World No 2 Jon Rahm and No 3 Brooks Koepka have joined Rory McIlroy in ruling themselves out of joining the proposed Premier Golf League.
Under the proposals outlined in January by the World Golf Group, 48 players would compete in an 18-event season offering a total prize fund of £183 million.
The tournaments would be 54 holes rather than the traditional 72 and there would be an individual and team league format, with the weekly individual winner claiming £1.5 million of the £7.5 million.
World No 1 McIlroy was the first top player to emphatically reject the proposals and the Northern Irishman has now been joined by Ryder Cup team-mate Rahm in pledging loyalty to the PGA Tour and European Tour.
The 25-year-old Spaniard told Golfweek: "I think what I'm going to do is focus on just the PGA Tour.
"At the end of the day I'm a competitor. I'm a PGA Tour member and I'm going to stay that way.
"I'm a young player. The PGA Tour has been doing things extremely well. Hopefully I have a long career ahead on the PGA Tour. The PGA Tour has done such a great job with what we have and I'm really thankful for what they've done."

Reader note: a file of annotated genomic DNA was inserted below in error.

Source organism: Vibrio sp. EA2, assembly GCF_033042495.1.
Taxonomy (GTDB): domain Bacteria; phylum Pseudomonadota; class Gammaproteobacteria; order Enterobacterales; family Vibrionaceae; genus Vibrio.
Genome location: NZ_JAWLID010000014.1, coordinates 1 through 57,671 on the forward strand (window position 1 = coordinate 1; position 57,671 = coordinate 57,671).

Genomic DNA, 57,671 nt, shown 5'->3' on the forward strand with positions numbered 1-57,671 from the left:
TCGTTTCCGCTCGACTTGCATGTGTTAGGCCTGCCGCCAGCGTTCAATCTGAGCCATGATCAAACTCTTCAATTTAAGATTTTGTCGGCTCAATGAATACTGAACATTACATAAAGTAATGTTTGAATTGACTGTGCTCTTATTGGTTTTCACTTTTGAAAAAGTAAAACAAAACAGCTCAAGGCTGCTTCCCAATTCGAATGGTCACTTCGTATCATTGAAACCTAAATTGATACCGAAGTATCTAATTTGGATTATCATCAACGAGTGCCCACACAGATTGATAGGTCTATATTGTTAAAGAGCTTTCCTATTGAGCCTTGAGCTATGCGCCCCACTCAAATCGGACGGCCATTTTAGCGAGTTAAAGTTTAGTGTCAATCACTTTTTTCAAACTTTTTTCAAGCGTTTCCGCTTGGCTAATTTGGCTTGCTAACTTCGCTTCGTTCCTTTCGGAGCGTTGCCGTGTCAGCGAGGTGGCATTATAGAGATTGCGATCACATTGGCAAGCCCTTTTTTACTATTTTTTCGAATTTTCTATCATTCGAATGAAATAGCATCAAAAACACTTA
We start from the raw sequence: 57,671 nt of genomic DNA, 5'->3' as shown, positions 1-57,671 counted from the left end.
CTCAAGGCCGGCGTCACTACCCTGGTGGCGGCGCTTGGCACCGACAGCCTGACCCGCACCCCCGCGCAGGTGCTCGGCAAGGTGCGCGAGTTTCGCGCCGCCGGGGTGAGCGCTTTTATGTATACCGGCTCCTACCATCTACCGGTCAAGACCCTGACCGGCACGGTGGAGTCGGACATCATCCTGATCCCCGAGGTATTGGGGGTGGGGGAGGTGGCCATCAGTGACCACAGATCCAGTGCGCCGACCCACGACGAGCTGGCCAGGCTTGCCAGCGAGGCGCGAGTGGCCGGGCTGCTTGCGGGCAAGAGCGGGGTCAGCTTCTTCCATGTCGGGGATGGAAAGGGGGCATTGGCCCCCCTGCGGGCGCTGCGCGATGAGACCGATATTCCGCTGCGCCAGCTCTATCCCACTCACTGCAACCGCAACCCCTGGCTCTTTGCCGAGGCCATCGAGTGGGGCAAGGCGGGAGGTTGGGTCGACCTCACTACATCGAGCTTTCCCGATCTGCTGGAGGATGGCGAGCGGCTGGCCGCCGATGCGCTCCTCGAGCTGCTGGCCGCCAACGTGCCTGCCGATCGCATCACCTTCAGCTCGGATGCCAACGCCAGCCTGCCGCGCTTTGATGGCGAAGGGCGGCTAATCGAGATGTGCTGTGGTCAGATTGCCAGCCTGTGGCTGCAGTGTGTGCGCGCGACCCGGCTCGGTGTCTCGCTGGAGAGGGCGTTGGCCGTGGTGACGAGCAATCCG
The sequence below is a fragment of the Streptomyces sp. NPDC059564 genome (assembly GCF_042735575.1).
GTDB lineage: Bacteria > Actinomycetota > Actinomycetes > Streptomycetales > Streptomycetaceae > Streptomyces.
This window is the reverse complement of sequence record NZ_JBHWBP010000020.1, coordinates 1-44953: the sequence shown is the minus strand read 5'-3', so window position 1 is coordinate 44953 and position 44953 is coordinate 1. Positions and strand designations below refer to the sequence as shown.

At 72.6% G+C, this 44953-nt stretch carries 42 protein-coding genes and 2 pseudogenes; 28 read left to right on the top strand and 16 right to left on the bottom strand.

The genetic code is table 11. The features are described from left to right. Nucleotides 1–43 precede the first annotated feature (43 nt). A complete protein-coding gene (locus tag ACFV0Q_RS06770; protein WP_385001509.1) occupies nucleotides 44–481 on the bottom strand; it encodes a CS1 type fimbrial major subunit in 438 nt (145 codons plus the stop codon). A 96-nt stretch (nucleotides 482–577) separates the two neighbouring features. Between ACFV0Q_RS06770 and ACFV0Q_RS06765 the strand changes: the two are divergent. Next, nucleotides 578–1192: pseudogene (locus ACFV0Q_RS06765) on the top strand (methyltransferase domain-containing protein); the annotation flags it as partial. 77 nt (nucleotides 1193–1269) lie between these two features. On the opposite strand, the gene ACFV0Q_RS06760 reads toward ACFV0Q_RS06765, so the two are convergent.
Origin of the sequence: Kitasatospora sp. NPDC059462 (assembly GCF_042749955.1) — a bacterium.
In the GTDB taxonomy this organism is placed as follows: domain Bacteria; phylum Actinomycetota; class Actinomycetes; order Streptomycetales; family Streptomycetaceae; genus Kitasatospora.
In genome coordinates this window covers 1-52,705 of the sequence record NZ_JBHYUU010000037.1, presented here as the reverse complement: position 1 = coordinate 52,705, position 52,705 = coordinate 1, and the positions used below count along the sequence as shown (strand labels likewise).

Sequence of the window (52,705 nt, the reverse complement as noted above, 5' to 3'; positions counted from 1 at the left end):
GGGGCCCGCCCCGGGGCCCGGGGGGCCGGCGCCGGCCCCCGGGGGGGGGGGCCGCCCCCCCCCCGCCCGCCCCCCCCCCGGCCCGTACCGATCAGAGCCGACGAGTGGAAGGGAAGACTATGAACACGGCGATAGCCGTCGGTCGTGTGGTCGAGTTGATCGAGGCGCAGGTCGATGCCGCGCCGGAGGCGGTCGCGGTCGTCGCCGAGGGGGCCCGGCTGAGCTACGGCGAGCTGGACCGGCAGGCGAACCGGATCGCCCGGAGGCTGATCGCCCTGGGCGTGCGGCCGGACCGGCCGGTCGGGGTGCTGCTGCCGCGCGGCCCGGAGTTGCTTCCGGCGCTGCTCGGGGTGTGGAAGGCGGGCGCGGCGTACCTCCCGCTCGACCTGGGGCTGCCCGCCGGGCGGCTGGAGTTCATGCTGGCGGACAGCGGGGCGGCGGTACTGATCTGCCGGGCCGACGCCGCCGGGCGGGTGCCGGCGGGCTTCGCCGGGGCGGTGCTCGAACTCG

Speaking to The Associated Press, Koepka also said he had no interest in joining the new rival venture.
"I am out of the PGL. I'm going with the PGA Tour," Koepka said. "I have a hard time believing golf should be about just 48 players."
Koepka said he made up his mind after meeting with organizers in Los Angeles a month ago during the Genesis Invitational, citing the freedom he enjoyed on the PGA Tour to play elsewhere as well as a fear that lesser-known players would get shut out if all the attention was heaped on top stars competing in a team format.
"I get that the stars are what people come to see," Koepka said. "But these guys who we see win, who have been grinding for 10 or 15 years, that's what makes the cool stories. I'd have a hard time looking at guys and putting them out of a job.
"I don't forget where I've come from. There are guys from that top 125 who could be the next star."
Koepka said as much as he loves the Ryder Cup and Presidents Cup, he would not want golf to become solely a team sport, even if it does mean making more money.
"Money isn't going to change my life," he said. "There's something to be said about freedom of playing. I get to chose. To me, it's not worth it. I'm happy with how things are. When life is good - and it's real good - you don't want to change it. I think the PGA Tour is run beautifully.
"I plan on playing the PGA Tour for the rest of my life," he added.